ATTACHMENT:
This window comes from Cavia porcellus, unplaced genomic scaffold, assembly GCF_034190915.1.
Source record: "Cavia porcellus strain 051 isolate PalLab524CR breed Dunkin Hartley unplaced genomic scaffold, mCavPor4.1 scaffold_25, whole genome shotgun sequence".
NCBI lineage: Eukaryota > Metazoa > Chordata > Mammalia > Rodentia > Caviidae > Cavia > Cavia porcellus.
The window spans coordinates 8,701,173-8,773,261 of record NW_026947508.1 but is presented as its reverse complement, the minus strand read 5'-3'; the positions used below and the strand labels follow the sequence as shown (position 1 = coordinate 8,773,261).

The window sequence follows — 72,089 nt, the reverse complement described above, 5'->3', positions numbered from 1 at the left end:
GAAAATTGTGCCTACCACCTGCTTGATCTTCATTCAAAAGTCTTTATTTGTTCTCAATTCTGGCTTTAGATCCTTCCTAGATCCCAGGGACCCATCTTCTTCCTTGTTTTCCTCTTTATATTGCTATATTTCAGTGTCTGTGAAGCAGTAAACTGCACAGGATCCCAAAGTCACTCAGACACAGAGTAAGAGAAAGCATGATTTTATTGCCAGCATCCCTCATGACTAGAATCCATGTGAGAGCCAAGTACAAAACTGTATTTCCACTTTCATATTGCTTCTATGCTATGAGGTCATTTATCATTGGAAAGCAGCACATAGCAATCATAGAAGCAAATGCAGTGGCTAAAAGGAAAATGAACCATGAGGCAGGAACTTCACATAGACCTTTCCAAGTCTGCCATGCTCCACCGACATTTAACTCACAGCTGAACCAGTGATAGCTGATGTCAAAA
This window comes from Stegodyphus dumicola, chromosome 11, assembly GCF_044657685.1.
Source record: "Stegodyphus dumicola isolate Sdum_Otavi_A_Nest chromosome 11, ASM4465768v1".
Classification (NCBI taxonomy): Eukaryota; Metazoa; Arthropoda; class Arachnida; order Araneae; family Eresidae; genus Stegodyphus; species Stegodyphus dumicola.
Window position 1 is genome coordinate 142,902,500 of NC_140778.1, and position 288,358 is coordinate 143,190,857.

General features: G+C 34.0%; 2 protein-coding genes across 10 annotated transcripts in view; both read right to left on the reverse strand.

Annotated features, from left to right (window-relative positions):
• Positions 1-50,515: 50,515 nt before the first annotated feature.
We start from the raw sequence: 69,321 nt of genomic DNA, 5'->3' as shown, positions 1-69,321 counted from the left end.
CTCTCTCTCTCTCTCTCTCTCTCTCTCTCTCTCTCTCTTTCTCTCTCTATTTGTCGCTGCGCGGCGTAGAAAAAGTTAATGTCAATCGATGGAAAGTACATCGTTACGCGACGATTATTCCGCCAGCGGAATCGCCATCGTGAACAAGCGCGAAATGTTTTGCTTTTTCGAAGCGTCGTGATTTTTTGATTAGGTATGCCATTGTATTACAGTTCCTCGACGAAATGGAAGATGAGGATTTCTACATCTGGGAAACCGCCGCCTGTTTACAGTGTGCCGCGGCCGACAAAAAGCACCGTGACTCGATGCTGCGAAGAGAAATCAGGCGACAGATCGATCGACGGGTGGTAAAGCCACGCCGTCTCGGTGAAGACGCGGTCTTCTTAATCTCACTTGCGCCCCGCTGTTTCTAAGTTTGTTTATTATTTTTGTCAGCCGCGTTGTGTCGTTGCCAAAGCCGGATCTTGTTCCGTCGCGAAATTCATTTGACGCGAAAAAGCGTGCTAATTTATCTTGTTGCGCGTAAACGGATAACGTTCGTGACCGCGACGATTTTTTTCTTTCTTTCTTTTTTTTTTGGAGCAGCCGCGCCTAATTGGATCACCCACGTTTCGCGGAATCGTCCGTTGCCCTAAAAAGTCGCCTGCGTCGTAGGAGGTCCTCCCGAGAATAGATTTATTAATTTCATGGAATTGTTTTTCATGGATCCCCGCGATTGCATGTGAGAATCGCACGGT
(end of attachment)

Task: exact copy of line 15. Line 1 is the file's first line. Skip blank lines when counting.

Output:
CTCTCTCTCTCTCTCTCTCTCTCTCTCTCTCTCTCTCTTTCTCTCTCTATTTGTCGCTGCGCGGCGTAGAAAAAGTTAATGTCAATCGATGGAAAGTACATCGTTACGCGACGATTATTCCGCCAGCGGAATCGCCATCGTGAACAAGCGCGAAATGTTTTGCTTTTTCGAAGCGTCGTGATTTTTTGATTAGGTATGCCATTGTATTACAGTTCCTCGACGAAATGGAAGATGAGGATTTCTACATCTGGGAAACCGCCGCCTGTTTACAGTGTGCCGCGGCCGACAAAAAGCACCGTGACTCGATGCTGCGAAGAGAAATCAGGCGACAGATCGATCGACGGGTGGTAAAGCCACGCCGTCTCGGTGAAGACGCGGTCTTCTTAATCTCACTTGCGCCCCGCTGTTTCTAAGTTTGTTTATTATTTTTGTCAGCCGCGTTGTGTCGTTGCCAAAGCCGGATCTTGTTCCGTCGCGAAATTCATTTGACGCGAAAAAGCGTGCTAATTTATCTTGTTGCGCGTAAACGGATAACGTTCGTGACCGCGACGATTTTTTTCTTTCTTTCTTTTTTTTTTGGAGCAGCCGCGCCTAATTGGATCACCCACGTTTCGCGGAATCGTCCGTTGCCCTAAAAAGTCGCCTGCGTCGTAGGAGGTCCTCCCGAGAATAGATTTATTAATTTCATGGAATTGTTTTTCATGGATCCCCGCGATTGCATGTGAGAATCGCACGGT